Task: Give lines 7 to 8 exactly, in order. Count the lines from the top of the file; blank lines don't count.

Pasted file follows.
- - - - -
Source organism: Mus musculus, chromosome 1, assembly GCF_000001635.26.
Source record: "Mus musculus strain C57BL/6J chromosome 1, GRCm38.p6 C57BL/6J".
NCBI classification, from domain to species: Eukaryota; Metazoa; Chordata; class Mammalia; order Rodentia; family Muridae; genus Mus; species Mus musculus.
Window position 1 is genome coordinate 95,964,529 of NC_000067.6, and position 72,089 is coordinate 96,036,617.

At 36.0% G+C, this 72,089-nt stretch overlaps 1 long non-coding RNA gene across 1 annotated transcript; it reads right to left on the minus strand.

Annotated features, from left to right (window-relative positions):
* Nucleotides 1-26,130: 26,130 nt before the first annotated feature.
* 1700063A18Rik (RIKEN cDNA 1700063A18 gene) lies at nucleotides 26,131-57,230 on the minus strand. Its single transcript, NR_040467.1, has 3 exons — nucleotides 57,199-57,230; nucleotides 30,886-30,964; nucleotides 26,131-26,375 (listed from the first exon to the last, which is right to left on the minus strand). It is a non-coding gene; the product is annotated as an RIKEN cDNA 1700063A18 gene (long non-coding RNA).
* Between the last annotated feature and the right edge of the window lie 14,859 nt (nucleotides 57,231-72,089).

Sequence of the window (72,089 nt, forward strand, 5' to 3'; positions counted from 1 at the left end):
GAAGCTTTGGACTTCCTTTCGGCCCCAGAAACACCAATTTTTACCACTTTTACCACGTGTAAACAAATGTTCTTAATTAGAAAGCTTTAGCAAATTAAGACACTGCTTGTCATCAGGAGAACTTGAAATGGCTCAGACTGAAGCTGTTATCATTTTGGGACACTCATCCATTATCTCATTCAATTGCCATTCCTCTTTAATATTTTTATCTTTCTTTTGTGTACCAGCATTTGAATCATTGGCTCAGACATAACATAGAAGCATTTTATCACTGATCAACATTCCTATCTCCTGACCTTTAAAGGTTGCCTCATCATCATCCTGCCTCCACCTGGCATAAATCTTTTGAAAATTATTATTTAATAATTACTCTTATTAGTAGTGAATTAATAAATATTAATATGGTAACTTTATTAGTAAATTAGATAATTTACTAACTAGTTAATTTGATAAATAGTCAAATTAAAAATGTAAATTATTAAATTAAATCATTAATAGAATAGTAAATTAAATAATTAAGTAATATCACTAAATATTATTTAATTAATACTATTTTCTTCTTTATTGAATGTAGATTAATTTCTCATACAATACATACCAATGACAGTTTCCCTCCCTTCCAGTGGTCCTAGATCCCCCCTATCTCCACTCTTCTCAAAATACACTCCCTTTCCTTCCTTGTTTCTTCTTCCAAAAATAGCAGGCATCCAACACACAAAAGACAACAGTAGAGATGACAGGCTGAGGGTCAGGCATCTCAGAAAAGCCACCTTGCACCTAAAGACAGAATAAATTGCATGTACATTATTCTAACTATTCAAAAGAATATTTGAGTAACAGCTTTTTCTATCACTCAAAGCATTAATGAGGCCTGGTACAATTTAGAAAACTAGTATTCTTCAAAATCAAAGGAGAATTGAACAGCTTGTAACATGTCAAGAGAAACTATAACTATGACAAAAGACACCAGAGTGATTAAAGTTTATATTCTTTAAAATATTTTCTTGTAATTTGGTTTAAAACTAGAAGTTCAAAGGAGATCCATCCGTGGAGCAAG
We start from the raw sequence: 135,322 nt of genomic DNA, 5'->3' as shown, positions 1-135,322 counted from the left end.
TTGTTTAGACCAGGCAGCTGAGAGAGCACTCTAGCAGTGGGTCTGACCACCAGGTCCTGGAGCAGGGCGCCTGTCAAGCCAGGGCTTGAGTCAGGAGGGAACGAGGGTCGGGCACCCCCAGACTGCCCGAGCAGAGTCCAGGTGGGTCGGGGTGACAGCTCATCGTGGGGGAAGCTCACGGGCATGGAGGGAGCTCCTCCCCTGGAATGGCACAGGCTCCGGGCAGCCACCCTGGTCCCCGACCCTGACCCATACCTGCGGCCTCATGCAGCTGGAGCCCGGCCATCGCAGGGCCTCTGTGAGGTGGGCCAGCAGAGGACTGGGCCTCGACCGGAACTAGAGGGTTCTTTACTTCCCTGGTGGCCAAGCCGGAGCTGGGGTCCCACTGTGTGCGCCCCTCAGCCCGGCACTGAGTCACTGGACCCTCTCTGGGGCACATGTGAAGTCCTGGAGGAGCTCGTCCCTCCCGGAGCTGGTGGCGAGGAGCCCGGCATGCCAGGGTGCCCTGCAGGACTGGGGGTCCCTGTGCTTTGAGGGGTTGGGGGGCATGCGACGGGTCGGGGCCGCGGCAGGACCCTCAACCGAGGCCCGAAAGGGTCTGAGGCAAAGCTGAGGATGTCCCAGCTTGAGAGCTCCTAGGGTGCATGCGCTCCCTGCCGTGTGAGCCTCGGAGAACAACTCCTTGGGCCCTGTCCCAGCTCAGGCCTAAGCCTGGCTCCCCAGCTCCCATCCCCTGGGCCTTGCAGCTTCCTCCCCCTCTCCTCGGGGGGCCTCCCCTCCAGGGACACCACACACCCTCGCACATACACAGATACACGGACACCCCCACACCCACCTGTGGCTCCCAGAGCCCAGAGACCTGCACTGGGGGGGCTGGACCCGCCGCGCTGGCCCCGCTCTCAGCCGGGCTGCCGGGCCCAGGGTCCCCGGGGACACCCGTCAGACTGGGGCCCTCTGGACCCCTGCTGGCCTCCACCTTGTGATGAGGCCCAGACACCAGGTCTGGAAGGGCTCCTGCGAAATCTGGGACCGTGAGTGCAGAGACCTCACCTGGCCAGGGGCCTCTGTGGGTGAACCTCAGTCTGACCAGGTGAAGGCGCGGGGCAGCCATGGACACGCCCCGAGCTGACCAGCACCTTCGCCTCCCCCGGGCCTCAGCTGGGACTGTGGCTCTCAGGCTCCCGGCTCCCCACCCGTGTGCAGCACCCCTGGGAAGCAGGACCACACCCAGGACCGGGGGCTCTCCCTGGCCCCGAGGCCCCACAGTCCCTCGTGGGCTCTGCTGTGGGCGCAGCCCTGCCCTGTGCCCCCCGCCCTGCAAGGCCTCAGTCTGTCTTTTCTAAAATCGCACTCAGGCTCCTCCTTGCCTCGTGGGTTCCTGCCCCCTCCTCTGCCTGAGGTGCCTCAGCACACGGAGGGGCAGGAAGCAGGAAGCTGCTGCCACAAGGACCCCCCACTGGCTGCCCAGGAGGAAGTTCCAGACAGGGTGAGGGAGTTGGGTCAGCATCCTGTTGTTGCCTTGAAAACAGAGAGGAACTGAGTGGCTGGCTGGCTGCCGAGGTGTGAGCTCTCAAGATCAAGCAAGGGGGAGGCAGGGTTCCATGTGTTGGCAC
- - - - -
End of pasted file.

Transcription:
* Nucleotides 1-26,130: 26,130 nt before the first annotated feature.
* 1700063A18Rik (RIKEN cDNA 1700063A18 gene) lies at nucleotides 26,131-57,230 on the minus strand. Its single transcript, NR_040467.1, has 3 exons — nucleotides 57,199-57,230; nucleotides 30,886-30,964; nucleotides 26,131-26,375 (listed from the first exon to the last, which is right to left on the minus strand). It is a non-coding gene; the product is annotated as an RIKEN cDNA 1700063A18 gene (long non-coding RNA).